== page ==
meeting point

Source: The Hitavada      Date: 21 Nov 2018 13:06:06

OBVIOUSLY, both, the Central Government and the Central Bank have worked hard to find a meeting point on what was described to be a hostile ground. The Board of Directors of the Reserve Bank of India (RBI) appear to have come to a point of agreement with the Union Ministry of Finance that an unnecessary antagonism would yield no good result in the long run.

The RBI did have its case to argue in favour of autonomy to the fullest degree -- as regards capital base, central reserve, treatment and handling of stressed loan accounts of Micro Small and Medium Enterprises (MSMEs), and of course the infamous non-performing assets (NPAs) that have dogged the national economy for long. Yet, even as the RBI fought hard for autonomy, its top brass knew that it was almost chasing a mirage.

For, in the given condition that the Central Bank had failed to check many a point of sluggish management of the banking and other sectors of the economy, the Ministry of Finance made a strong case of a better regulation of the autonomous management of the RBI. It must be admitted that in the marathon meeting of the RBI Directors with the Government nominees on the Board, both the parties appear to have arrived at a sane conclusion that an agreeable meeting point was necessary. Many were tempted to call this a truce between the Central Government and the Central Bank because it indicated a possible negotiated settlement of the points of disagreement.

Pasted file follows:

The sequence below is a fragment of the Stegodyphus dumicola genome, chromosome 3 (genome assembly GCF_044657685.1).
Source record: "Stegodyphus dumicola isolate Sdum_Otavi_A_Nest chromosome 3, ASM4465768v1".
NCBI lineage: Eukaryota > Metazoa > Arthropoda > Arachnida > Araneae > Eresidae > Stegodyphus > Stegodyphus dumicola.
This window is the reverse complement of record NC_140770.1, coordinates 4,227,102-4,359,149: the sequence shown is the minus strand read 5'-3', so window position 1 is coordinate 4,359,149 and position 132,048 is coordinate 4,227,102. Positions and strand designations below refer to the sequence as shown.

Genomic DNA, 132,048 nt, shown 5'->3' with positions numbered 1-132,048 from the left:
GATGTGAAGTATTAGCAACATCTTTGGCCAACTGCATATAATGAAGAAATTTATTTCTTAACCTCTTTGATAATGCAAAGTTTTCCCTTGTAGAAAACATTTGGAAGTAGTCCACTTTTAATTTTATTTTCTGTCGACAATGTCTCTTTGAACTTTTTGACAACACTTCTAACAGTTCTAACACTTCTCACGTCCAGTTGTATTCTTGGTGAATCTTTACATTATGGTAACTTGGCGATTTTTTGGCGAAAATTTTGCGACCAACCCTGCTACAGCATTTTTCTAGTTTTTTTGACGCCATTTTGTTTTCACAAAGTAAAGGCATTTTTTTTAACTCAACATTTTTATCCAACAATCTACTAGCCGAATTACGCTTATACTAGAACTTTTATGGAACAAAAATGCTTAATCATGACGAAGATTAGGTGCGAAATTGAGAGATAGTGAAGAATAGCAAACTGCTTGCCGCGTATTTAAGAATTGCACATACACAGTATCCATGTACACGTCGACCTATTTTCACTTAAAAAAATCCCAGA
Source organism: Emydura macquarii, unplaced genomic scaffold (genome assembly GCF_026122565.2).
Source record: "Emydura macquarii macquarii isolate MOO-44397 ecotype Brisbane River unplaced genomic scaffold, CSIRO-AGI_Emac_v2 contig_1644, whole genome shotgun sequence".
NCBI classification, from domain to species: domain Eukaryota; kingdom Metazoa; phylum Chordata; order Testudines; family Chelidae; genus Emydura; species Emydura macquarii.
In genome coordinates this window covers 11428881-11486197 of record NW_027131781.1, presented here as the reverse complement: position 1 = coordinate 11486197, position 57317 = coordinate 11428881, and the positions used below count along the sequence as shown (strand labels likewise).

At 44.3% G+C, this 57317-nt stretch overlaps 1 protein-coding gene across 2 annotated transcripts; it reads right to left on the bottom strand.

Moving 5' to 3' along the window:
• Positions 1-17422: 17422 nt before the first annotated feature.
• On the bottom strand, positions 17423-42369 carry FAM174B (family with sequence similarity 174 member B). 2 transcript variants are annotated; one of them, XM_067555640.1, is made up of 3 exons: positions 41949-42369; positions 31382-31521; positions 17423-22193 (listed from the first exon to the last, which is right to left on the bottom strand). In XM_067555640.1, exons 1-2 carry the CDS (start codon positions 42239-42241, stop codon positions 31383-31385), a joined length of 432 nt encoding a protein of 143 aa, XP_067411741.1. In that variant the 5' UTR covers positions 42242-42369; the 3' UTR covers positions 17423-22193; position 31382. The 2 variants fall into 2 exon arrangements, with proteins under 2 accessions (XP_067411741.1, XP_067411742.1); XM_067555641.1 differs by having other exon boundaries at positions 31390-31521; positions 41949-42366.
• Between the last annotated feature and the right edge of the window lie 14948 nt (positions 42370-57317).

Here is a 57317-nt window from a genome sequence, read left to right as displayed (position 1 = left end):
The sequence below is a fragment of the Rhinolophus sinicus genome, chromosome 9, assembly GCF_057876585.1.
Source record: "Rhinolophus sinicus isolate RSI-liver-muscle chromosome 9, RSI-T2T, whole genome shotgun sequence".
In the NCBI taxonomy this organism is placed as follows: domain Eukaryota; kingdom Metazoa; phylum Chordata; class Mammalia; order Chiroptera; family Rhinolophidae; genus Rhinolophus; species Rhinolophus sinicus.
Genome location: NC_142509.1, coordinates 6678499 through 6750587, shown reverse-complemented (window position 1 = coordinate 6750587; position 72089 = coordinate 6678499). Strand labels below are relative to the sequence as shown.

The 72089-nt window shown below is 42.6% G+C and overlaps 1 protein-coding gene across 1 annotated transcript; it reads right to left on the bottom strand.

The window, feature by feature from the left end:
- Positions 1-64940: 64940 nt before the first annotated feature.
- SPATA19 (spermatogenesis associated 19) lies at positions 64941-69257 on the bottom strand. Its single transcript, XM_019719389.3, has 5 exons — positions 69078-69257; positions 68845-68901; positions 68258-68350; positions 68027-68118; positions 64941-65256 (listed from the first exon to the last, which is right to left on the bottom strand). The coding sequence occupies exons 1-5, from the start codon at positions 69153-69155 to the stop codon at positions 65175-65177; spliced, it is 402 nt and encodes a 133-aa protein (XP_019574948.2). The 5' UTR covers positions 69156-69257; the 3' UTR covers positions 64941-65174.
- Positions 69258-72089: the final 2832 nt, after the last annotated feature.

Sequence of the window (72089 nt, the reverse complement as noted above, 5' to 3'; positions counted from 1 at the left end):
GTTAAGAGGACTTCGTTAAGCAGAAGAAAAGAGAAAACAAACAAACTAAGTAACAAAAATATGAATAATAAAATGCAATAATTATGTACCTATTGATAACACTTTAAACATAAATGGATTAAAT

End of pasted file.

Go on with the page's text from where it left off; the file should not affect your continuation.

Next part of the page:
The biggest worry that dogged the Government was that the strict implementation of loan-monitoring regulations impeded the credit flow to the enterprises that deserved funding. Irritated by the mounting NPAs and the widespread criticism, the RBI had started imposing stricter norms on the banks whose credit handling had become problematic. The Government was conscious of the RBI’s limitations, but wanted to ensure that credit flow would not be impeded. On this point, as reports have us believe, some sensible common ground seems to have been achieved in the Monday meeting.


Whatever happens to the relation between the Government and the RBI, this rather undesirable episode exposes many weak points in the country’s economic management. When the NPA issue blew up into the nation’s face and when the Government cried foul, the then RBI Governor Dr. Raghuram Rajan had verbalised one very critical thought: Please do not let the credit shrink. At that point of time, the Government held another view, which it now seems to have reversed at least to some extent. This little twist that is now visible to people bares the weaknesses we have allowed to grow like multi-headed hydra in our economic management. The implication is simple -- you chop one head, another one crops up in its place.


The current disagreement between the Central Government and the Central Bank is a demonstration of that ugly underbelly of the national economic management. If whatever is being described as truce between the Ministry of Finance and the RBI is able to confront this weakness and sort out its rotten parts, then something tangibly good can be expected. When many wise men of the Indian economy and politics come together, the likelihood of a sensible solution is quite good.


Yet, a very long way is to be traversed from this point on. For years, wrong notions of control and autonomy have dogged the country’s economic management. The two agencies have to work in tandem to regulate wayward forces of capital-centric economy. Indications are available from inside the closed doors now that a sensible and operational partnership may now be forged. If that really happens, then the people will have something tangible and good to look forward to in the economy.